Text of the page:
Whatever objections may be raised against these views by the mere reason of man, unable to comprehend mysteries so high, but often bold enough to impugn them, they certainly exhibit the doctrine of the New Testament on these important subjects, though expressed in different terms. Nor are these formularies to be charged with originating such distinctions, and adding them to the simplicity of Scripture, as they often unjustly are by those who, either from lurking errors in their own minds, or from a vain affectation of being independent of human autho­rity, are most prone to question them. Such expositions of faith were rendered necessary by the dangerous speculations and human refine­ments to which we have above adverted; and were intended to be (what they may be easily proved from Scripture to be in reality) summaries of inspired doctrines; not new distinctions, but declarations of what had been before taught by the Holy Spirit on the subject of the hypostatical union of natures in Christ; and the accordance of these admirable summaries with the Scriptures themselves will be very obvious to all who yield to their plain and unperverted testimony. That Christ is very GOD, has been already proved from the Scriptures, at considerable length; that he was truly a man, no one will be found to doubt; that he is but one person, is sufficiently clear from this, that no distinction into two was ever made by himself, or by his apostles, and from ac­tions peculiar to Godhead being sometimes ascribed to him under his human appellations; and actions and sufferings peculiar to humanity being also predicated of him under Divine titles. That in him there is no confusion of the two natures, is evident from the absolute manner in which both his natures are constantly spoken of in the Scriptures. His Godhead was not deteriorated by uniting itself with a human body, for "he is the true God ;" his humanity was not, while on earth, exalted into properties which made it different in kind to the humanity of his creatures; for, "as the children were partakers of flesh and blood, lie also took part of the SAME." If the Divine nature in him had been imperfect, it would have lost its essential character, for it is essential to Deity to be perfect and complete; if any of the essential properties of human nature had been wanting, he would not have been man; if, as some of the preceding notions implied, Divine and human had been mixed and confounded in him, he would have been a com­pounded being, neither God nor man. Nothing was deficient in his humanity, nothing in his Divinity, and yet he is one Christ. This is clearly the doctrine of the Scripture, and it is admirably expressed in the creeds above quoted; and, on that account, they are entitled to great respect. They embody the sentiments of some of the greatest men that ever lived in the Church, in language weighed with the ut­most care and accuracy; and they are venerable records of the faith of distant ages.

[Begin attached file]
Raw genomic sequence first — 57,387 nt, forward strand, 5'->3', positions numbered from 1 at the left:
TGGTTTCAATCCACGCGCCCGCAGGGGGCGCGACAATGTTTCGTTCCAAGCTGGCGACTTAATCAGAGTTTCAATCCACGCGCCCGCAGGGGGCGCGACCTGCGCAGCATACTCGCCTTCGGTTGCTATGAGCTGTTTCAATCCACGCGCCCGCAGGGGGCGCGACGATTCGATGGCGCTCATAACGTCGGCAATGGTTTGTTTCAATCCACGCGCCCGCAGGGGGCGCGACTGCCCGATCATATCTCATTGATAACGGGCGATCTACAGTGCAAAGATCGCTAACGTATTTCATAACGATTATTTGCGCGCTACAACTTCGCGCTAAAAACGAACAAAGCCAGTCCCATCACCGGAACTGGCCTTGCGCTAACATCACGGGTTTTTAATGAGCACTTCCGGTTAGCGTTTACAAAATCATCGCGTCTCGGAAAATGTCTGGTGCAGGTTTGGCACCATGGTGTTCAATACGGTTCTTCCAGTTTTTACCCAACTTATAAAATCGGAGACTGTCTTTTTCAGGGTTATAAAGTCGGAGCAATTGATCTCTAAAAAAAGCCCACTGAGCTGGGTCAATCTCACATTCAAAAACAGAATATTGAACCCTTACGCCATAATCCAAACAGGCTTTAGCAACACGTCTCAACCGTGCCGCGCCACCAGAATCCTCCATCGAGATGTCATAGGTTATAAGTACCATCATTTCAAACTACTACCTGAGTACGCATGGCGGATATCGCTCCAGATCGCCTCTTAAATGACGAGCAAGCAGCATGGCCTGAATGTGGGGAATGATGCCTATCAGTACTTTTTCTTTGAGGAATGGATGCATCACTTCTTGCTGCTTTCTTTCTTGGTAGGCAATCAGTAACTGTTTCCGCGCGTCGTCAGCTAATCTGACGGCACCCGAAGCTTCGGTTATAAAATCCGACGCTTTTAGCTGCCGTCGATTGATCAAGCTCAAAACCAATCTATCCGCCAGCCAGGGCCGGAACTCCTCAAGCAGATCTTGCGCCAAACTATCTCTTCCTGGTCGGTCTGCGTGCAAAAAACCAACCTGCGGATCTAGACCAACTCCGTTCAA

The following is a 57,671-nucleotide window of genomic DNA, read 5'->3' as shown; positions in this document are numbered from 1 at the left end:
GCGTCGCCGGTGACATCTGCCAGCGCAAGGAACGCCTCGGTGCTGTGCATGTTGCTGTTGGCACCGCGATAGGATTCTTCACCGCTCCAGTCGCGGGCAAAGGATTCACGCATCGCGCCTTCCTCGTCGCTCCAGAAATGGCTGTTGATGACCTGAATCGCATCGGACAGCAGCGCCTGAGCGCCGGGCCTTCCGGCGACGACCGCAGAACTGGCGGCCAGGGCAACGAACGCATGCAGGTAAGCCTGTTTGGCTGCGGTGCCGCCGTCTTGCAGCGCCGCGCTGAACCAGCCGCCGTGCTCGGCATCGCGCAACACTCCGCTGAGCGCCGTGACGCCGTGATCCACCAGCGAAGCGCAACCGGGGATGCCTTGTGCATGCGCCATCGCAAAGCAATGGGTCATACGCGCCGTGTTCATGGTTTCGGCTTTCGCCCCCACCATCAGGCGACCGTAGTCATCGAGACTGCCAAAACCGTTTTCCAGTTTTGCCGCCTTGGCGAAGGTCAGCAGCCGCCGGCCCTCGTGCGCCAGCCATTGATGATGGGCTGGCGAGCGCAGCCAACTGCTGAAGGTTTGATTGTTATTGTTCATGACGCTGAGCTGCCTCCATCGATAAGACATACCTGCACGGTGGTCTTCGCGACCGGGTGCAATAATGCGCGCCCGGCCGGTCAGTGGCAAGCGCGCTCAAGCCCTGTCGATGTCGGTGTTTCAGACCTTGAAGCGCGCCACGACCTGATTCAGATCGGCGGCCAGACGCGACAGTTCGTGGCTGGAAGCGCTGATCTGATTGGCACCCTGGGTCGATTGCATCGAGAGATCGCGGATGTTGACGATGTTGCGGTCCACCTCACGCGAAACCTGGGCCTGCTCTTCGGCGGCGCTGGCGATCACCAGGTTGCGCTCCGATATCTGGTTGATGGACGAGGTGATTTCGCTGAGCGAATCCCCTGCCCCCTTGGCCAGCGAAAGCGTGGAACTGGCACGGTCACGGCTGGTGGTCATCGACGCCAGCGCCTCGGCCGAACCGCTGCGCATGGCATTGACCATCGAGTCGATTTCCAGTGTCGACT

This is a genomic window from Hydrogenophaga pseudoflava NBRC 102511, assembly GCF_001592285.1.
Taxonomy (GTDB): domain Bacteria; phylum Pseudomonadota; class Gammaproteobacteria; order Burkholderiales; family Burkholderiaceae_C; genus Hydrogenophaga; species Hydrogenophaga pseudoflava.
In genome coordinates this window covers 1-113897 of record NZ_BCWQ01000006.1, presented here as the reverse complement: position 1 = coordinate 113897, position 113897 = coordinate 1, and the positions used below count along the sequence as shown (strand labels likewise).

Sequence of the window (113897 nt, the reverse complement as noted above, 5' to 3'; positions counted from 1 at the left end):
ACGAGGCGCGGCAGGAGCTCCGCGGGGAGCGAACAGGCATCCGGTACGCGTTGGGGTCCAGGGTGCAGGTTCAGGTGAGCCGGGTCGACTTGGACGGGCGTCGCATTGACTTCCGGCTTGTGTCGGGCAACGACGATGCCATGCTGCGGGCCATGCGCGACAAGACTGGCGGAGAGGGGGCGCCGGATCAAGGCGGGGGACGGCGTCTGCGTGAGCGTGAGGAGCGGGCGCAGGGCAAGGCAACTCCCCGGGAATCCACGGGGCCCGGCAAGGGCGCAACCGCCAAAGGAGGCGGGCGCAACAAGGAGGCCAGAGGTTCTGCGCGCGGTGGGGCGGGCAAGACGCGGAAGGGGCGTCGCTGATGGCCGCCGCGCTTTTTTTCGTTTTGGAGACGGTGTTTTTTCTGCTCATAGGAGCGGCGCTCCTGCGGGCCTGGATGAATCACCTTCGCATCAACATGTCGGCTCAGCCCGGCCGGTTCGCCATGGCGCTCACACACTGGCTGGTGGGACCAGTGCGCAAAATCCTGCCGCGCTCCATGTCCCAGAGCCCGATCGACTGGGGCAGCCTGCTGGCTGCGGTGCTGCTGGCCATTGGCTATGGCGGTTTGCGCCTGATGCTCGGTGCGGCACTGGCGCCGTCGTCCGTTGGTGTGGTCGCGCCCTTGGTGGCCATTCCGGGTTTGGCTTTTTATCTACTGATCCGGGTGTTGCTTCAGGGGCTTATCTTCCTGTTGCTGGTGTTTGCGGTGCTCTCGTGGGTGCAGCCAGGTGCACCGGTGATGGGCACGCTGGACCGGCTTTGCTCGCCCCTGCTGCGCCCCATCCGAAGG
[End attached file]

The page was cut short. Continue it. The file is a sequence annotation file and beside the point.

These two circumstances, the completeness of each nature, and the union of both in one person, is the only key to the language of the New Testament, and so entirely explains and harmonizes the whole as to afford the strongest proof, next to its explicit verbal statements, of the doctrine that our Lord is at once truly God and truly man. On the other hand, the impracticability of giving a consistent explanation of the testimony of God "concerning his Son Jesus Christ" on all other hypotheses, entirely confutes them. In one of two ways only will it be found, by every one who makes the trial honestly, that ALL the pas­sages of holy writ respecting the person of Christ can be explained; either by referring them, according to the rule of the ancient fathers, to the Qeologia, by which the meant every thing that related to the Divinity of our Saviour; or to the Oiconomia, by which they meant his incarnation, and every thing that he did in the flesh to procure the sal­vation of mankind. This distinction is expressed in modem theological language, by considering some things which are spoken of Christ, as said of his Divine, others of his human nature; and he who takes this principle of interpretation along with him will seldom find any difficulty in apprehending the sense of the sacred writers, though the subjects themselves be often, to human minds, inscrutable.